I Love Kusama at the Ayala Musem

There’s no place else to go but the Ayala Museum for the I Love Kusama exhibit. Mounted for the first time on such a large scale, the exhibit is home to the Philippines’ possibly largest collection of paintings, prints, installations, and merchandise of the famed Japanese designer Yayoi Kusama.

Kenneth Esguerra, senior curator and head of conservation for the Ayala  Museum. Photo by the Ayala Museum

 

Minister Setsuo Ohmori, Head of Chancery of the Embassy of Japan. Photo by the Ayala Musem

Yayoi Kusama became a mainstream hit when she was tapped by Marc Jacobs to design a series of bags for French luxury label Louis Vuitton. In true Kusama fashion, she draped colored dots on the handbags, shoes, jewelry, and clothes, adding a touch of whimsy on a storied brand. But even before her historic partnership with Jacobs, she has wowed the art world with her experimental take on art.

 

Infinity Nets of Love / 1998 / acrylic on canvas and Gathering of Souls / 1988 / acrylic on canvas and Sprouts (Transmigration of the soul, metempsychosis) / 1990 / acrylic on canvas

 

Sex Obsession / 1992 / acrylic on canvas (diptych)

 

Imagery of Human Beings / 1987 / oil on canvas (triptych)

Anyone familiar with Kusama’s art knows that she is known for her repetitive series of dots that take over her canvases. What many do not know is that these dots, or “infinity nets” as she would call them, are a result of hallucinations that began in childhood. According to her, “One day I was looking at the red flower patterns of the tablecloth on a table, and when I looked up I saw the same pattern covering the ceiling, the windows and the walls, and finally all over the room, my body and the universe. I felt as if I had begun to self-obliterate, to revolve in the infinity of endless time and the absoluteness of space, and be reduced to nothingness.”

 

Flower / 1989 / acrylic on canvas and Phantom Flower / 1989 / acrylic on canvas and Mushroom / 1989 / acrylic on canvas

 

Mirror Boxes, where a viewer can peep into a peephole and see small mirrored balls reflected infinitely

 

Woman with a Shadow of a Bird / 1975 / acrylic and collage on paper and Dots Obsession / 2003 / acrylic on canvas

She began “obliterating” items with dots as early as the age of 10, using canvases, everyday items, gourd installations, and penis-shaped intrusions that were another trademark of hers. Kusama is also known for her Mirror/Infinity rooms, an installation where an entire room is lined with mirrors and neon-colored balls to create the illusion of a never-ending space. Equally popular are her Body Festivals in the 60s where naked participants were covered in dots.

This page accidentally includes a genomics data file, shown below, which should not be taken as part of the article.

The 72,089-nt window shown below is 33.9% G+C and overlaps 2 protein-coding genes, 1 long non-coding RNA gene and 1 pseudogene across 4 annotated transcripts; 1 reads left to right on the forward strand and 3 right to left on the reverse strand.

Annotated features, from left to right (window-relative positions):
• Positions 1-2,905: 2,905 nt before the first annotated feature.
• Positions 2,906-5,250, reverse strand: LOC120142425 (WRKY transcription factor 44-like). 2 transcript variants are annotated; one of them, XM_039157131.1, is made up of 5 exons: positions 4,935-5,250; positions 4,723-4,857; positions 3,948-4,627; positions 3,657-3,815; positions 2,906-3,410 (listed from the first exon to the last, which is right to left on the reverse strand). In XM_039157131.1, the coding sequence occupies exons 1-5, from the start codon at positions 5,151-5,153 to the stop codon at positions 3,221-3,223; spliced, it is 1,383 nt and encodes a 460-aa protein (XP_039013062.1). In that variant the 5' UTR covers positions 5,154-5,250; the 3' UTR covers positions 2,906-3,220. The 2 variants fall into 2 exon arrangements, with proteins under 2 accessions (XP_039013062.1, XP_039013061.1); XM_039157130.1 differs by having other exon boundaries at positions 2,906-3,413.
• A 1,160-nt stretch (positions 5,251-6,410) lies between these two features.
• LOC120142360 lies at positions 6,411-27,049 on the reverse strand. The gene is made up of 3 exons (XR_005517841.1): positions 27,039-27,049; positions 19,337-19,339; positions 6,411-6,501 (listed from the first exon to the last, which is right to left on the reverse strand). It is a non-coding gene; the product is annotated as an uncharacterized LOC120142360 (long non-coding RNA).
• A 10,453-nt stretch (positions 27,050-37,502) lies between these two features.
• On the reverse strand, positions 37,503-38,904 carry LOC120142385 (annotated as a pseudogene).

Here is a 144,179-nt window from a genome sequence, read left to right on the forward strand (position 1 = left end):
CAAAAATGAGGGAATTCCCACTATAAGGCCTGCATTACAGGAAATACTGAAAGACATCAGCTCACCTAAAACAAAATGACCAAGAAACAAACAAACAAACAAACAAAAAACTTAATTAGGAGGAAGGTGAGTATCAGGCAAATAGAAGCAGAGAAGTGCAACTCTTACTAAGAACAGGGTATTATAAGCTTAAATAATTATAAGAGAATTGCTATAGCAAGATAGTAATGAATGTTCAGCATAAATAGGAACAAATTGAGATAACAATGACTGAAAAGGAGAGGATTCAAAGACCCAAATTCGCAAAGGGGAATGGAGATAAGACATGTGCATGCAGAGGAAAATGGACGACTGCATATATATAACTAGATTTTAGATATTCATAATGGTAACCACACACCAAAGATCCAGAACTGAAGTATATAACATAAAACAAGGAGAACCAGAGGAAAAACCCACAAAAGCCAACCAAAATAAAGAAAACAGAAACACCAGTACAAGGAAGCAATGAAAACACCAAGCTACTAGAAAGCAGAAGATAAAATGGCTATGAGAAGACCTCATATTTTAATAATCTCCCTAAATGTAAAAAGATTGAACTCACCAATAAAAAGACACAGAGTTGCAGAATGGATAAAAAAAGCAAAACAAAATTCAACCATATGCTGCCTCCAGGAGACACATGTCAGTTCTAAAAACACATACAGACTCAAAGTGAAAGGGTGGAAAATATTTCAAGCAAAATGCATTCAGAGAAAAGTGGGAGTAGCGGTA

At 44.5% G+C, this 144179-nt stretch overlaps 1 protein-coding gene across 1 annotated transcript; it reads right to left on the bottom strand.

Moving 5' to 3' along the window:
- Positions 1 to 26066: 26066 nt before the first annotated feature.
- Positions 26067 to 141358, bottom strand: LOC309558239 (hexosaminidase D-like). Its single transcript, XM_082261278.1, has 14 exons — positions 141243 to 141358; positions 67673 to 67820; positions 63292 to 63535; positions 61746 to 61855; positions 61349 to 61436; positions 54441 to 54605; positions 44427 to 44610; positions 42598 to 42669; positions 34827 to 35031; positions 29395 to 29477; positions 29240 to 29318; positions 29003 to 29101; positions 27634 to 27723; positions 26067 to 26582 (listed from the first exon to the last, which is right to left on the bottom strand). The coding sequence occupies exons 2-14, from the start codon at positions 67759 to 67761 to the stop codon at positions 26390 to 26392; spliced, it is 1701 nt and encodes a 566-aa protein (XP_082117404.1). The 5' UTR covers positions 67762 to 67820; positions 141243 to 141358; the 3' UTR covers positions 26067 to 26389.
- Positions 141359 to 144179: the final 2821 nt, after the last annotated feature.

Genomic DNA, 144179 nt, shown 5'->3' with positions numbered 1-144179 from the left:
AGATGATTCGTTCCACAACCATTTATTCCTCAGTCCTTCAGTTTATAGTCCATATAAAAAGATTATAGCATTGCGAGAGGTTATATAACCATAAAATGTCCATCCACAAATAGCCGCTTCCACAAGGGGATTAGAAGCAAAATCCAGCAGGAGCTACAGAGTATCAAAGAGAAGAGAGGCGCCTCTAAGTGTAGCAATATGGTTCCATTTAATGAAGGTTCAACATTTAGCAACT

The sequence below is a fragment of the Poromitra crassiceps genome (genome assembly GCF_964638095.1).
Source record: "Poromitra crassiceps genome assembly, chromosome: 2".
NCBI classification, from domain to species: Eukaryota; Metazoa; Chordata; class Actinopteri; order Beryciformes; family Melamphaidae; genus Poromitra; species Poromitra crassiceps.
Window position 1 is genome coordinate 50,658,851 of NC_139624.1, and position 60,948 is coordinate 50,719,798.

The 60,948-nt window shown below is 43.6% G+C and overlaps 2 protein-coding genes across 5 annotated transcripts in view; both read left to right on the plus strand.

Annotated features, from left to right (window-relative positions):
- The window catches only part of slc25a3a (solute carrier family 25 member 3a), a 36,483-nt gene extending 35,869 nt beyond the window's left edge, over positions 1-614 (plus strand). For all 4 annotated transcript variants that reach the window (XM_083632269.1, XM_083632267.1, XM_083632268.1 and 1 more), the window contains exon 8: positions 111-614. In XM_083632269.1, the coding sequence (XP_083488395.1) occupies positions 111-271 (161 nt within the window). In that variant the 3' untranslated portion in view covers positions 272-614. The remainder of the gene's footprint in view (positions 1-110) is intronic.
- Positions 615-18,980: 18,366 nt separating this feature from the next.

Mimosa / 1980 / marker pen on paperboard and Hat / 1978 / watercolor on paperboard and others

 

Statue of Venus Obliterated by Infinity Nets No. 2 / 1998 / mixed media and Sex Obsession (Gold Dress) / 1999 / dress, stuffed sewn fabric, gold paint

 

Yayoi Kusama merchandise

Because of her hallucinations, Kusama is voluntarily staying at the Seiwa Hospital for the Mentally Ill, where she continues to make art. Her influence is such that she is a respected artist in the avant-garde genre and has inspired artists like Andy Warhol and Claes Oldenburg.

 

Yayoi Kusama merchandise

 

Yayoi Kusama merchandise

Today, Kusama’s works are revered around the world, with exhibitions at the Museum of Modern Art in New York, the Museum of Contemporary Art in Tokyo, the Tate Modern in London, the Los Angeles County Museum of Art in LA, the Centre Pompidou in Paris, among many others.

 

Collector Kim Camacho

 

Lito and Kim Camacho

Lito and Kim Camacho are two of the leading Filipino collectors of Kusama art, mounting for display their vast collection of art and merchandise. The couple first saw Kusama’s art in 2004 at the National Museum of Modern Art in Tokyo for Yayoi Kusama: Eternity-Modernity. Some time later, the couple got to meet the artist in her hospital residence. According to Kim, she showed up in Kusama sunglasses, dress, wellingtons, and bag. Kusama was amused and ended up signing the bag and the wellingtons. According to Kim, this may be the only signed Kusama merchandise in the world.

I Love Kusama is part of the Ayala Museum’s Collectors Series, a program to showcase the selections from leading private collectors in curated thematic exhibitions. The Ayala Museum launched the exhibit for the 40th year of the ASEAN-Japan Friendship and Cooperation and the Philippines-Japan Friendship Month. The museum has also invited Akira Tatehata, one of the world’s leading experts on Kusama and the curator the Japanese Pavilion during the 45th Venice Biennale in 1993 (when Kusama represented the country) for a one-time lecture on Aug. 10, 4 p.m., at the Ground Floor Lobby. The exhibit will be on display until September 1.

This article first appeared at When In Manila.


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